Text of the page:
Written by Francesca Weaver-Chaney and Anne Gunderson
More than 1,200 student veterans, including some from NLU, watched with anticipation as Vice President Joe Biden approached a conference podium in San Antonio, Texas, to speak.
“You are the finest group of warriors the world has ever known,” he told them.
The audience of students previously and currently serving in the five branches of the military stood to applaud Biden. Many said afterward they had once again gained pride in being a part of this nation’s military.
Biden’s address was the culminating event at the 7th Annual Student Veterans of America National Conference, held Jan. 8-11. It united Veteran students from about 475 colleges and universities across the country to network, collaborate, and receive inspiration from national, community and military leaders. Topics ranged from improving tuition assistance to increasing access to mental health services to developing bridges to employment for graduating students.
Don’t Leave Money On The Table
One of the big issues discussed at the conference was that not all campuses are prepared to knowledgeably advise student veterans, said D. Wayne Robinson, chief executive officer of the SVA. That resulted in some veterans paying tuition they could have received as part of their benefits.
Veterans fighting for a year would return home and pay out-of-pocket for out-of-state tuition because they had not resided in the state for 12 months, according to Robinson.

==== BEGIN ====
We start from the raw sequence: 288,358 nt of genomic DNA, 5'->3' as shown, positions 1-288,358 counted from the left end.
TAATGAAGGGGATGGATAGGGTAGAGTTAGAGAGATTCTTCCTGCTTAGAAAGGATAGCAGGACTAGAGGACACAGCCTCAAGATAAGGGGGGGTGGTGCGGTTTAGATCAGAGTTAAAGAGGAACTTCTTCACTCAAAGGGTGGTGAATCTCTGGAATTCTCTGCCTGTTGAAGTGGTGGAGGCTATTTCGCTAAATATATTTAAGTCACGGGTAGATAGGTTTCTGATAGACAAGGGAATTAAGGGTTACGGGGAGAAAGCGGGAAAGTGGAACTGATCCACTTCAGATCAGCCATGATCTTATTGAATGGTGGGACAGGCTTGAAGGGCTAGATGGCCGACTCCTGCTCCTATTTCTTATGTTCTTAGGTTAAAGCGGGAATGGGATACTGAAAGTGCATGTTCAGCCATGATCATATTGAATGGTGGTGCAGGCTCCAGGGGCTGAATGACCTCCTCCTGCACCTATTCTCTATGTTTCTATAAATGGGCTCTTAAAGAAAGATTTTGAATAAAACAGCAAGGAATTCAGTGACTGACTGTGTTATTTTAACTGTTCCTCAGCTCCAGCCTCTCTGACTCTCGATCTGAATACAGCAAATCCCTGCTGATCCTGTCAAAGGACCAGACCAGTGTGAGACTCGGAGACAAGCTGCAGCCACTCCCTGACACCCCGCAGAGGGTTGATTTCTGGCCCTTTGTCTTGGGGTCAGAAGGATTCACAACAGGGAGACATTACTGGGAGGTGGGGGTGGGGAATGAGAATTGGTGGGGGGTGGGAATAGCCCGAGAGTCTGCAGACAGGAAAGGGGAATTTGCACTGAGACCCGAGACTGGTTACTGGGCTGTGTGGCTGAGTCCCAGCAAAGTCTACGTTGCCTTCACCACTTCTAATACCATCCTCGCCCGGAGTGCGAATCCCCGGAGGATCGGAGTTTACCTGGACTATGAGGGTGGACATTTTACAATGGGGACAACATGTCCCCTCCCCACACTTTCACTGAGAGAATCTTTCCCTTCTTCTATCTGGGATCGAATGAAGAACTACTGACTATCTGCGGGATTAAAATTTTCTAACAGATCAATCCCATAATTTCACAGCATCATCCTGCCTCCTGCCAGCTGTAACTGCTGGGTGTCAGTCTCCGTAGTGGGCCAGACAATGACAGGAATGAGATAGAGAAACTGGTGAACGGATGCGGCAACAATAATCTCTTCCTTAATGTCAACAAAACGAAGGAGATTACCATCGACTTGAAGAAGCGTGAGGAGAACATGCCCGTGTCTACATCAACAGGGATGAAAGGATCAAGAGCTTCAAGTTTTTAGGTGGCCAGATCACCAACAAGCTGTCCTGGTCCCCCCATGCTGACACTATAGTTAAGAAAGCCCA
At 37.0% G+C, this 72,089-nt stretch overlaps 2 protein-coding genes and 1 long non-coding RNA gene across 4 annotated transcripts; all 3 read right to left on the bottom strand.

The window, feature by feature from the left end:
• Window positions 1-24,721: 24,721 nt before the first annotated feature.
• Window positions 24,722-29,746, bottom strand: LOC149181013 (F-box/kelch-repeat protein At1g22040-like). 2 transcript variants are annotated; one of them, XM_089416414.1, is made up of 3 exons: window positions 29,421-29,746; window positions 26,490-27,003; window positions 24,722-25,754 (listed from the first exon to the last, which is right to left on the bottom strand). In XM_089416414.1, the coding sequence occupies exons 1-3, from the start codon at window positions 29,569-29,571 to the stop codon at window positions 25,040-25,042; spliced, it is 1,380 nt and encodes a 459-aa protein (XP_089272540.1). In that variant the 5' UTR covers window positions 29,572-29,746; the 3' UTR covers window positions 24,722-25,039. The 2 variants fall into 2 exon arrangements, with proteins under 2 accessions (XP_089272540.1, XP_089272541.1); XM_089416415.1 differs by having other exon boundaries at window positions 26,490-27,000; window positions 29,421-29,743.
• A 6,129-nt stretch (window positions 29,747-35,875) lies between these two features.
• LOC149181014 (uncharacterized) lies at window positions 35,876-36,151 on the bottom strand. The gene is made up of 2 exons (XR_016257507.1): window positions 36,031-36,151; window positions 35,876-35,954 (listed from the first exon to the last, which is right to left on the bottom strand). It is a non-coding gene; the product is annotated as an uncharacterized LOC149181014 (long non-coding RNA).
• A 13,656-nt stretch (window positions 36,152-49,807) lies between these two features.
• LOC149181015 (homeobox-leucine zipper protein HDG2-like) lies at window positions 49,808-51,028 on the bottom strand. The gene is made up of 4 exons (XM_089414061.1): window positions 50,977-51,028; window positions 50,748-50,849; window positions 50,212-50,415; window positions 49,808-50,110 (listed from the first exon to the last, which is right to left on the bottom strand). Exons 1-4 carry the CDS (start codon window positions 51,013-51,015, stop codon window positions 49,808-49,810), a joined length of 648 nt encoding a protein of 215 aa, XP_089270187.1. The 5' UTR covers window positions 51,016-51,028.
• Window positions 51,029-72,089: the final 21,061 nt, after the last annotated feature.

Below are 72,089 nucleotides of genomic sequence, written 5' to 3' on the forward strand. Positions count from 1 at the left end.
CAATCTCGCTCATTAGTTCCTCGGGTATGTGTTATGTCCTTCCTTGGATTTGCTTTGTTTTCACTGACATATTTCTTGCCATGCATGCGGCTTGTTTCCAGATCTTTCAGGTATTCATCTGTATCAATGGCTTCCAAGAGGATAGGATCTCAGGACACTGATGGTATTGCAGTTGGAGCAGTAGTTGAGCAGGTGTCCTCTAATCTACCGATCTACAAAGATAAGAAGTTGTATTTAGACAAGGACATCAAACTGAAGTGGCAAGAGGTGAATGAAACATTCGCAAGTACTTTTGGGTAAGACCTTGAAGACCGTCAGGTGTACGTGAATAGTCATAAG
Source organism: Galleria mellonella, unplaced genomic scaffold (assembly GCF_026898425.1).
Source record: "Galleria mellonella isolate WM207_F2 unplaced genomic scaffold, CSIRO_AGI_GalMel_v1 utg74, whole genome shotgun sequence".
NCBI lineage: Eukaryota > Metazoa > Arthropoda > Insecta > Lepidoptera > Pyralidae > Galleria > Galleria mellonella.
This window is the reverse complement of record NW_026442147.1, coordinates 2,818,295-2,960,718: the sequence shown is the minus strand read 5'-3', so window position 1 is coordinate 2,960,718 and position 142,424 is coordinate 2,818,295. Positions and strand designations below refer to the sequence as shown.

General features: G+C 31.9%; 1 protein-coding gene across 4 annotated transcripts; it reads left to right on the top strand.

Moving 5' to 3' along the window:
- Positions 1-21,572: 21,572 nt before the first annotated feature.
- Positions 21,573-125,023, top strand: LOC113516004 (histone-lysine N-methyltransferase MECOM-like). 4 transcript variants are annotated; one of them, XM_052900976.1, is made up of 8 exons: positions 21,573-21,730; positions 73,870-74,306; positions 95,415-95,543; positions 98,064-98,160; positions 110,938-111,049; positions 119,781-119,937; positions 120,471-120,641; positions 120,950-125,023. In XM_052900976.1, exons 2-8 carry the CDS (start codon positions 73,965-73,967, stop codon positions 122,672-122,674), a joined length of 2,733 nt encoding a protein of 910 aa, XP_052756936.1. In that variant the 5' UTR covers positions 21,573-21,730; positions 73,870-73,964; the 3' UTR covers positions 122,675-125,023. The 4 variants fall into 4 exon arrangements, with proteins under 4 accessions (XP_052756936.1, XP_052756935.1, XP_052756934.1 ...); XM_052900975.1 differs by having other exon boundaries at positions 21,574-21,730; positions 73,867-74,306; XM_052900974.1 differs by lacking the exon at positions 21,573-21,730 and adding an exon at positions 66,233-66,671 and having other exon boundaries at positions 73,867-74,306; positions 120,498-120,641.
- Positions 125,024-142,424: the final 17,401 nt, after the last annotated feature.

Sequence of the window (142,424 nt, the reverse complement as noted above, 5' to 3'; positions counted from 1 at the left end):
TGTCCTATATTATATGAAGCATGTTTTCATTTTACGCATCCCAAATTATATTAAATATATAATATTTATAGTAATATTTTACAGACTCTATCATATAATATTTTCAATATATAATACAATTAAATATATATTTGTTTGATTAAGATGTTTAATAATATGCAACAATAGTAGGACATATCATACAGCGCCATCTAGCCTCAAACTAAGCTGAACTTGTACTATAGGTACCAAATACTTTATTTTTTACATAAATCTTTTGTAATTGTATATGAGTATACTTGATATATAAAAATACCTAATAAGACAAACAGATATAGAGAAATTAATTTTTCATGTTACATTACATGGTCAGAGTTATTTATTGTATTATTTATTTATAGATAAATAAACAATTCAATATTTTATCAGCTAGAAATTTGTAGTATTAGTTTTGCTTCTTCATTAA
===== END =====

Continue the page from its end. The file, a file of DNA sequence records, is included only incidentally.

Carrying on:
“One of our goals is to inform student veterans of their value and help them to become more informed consumers of their GI Bill benefits,” he said.
What Your Benefits Entitle You To
The Post-9/11 GI Bill created new education benefits for individuals who have at least 90 days of aggregate active duty service after Sept. 10, 2001 and are still on active duty, if they are honorably discharged Veterans, or were discharged with a service-connected disability after 30 days.
For approved programs, the Post-9/11 GI Bill provides up to 36 months of education benefits, generally payable for 15 years following release from active duty. Other possible benefits include a monthly housing allowance, an annual $1,000 books and supplies stipend and a one-time rural relocation benefit payment for veterans who reside in rural areas where no colleges exist.
Degree-granting institutions of higher learning participating in the Post-9/11 GI Bill Yellow Ribbon Program agree to make additional funds available for a Veteran’s education without an additional charge to his/her GI Bill entitlement. These institutions choose the amount of tuition and fees they will contribute. VA matches that amount and issues payments directly to the institution.
However, retired Sgt. Maj. James E. Nier said that student veterans are dropping out before completing their degrees—mainly because the tuition subsidy covers only three years of college, instead of the necessary four, for student veterans unable to transfer earned credits to certain schools.